Body Language II

by Allison Thung

You called it mother tongue,
but it always seemed just
an acquaintance’s slip of the.
Some onerous assignment
to be completed, an A-minus
on a certificate so it needs
never again to be contended
with in practice. If it is native
language, then why does it
feel so distant? If it is first
language, then why does
utterance require translation
of English thoughts? I would
lay claim to it as you have
asked before, but how, when
tenure is tenuous at best?
This is not rejection. This is
resentment sanded down
to regret by time and travel.
Older, I have looked the
diaspora in the eye and
affirmed that I understood
and spoke the language, but
in my words revealed I had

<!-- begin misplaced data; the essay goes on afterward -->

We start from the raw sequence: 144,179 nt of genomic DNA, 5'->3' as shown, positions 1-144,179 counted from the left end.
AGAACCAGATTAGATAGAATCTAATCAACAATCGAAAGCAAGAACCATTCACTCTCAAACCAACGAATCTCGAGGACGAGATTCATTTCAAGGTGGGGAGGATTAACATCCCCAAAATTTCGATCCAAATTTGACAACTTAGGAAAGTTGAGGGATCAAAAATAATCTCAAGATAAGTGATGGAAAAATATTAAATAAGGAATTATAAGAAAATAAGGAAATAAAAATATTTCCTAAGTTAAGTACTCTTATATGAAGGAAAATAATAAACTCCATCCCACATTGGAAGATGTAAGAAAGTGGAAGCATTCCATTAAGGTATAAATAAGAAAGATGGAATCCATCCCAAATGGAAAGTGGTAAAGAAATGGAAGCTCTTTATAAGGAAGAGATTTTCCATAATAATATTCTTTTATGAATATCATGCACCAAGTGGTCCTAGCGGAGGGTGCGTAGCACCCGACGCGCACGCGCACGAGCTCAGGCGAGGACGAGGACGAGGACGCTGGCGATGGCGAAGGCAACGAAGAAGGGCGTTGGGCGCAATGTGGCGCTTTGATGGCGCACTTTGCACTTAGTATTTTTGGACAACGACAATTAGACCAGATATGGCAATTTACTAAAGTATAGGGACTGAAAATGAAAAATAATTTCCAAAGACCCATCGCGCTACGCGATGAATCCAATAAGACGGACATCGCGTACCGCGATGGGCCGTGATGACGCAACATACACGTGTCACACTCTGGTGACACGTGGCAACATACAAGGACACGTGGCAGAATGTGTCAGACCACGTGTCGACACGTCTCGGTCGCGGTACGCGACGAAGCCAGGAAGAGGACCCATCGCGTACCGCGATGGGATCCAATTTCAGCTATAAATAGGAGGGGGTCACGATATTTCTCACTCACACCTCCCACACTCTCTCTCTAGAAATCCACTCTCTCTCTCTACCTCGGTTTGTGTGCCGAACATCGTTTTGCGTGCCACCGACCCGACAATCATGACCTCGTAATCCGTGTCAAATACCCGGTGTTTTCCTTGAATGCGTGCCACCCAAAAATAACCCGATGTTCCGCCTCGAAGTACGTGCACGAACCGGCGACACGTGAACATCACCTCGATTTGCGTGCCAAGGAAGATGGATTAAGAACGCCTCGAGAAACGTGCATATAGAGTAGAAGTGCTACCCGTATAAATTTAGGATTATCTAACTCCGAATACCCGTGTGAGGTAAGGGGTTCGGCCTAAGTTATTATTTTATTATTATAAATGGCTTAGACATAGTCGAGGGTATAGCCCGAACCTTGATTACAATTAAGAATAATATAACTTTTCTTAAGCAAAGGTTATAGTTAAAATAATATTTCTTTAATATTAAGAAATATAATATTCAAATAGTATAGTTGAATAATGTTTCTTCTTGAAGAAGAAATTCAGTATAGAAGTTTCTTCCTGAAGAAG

but practicality and pleasantry
to offer, passion and poetry
long abandoned to some
vortex of youthful rebellion
against smug, false figures
of authority, who turned the
language from choice to
chore. Tragicomedy, then,
is inherently contemplating
in a language some have
insisted you hold no title to—
yet all words always rolling
off the—then irresolutely
conveying in one others have
assumed you must entirely
command—yet some words
always just on the tip of the.
Your Mandarin is rather
. Thank you, perhaps
someday it will be better.

Allison Thung is a poet and project manager from Singapore. Her poetry has been published or is forthcoming in ANMLY, Juniper, Lumiere Review, Brave Voices Magazine, Roi Fainéant Press, and elsewhere. Find her on Twitter @poetrybyallison or at


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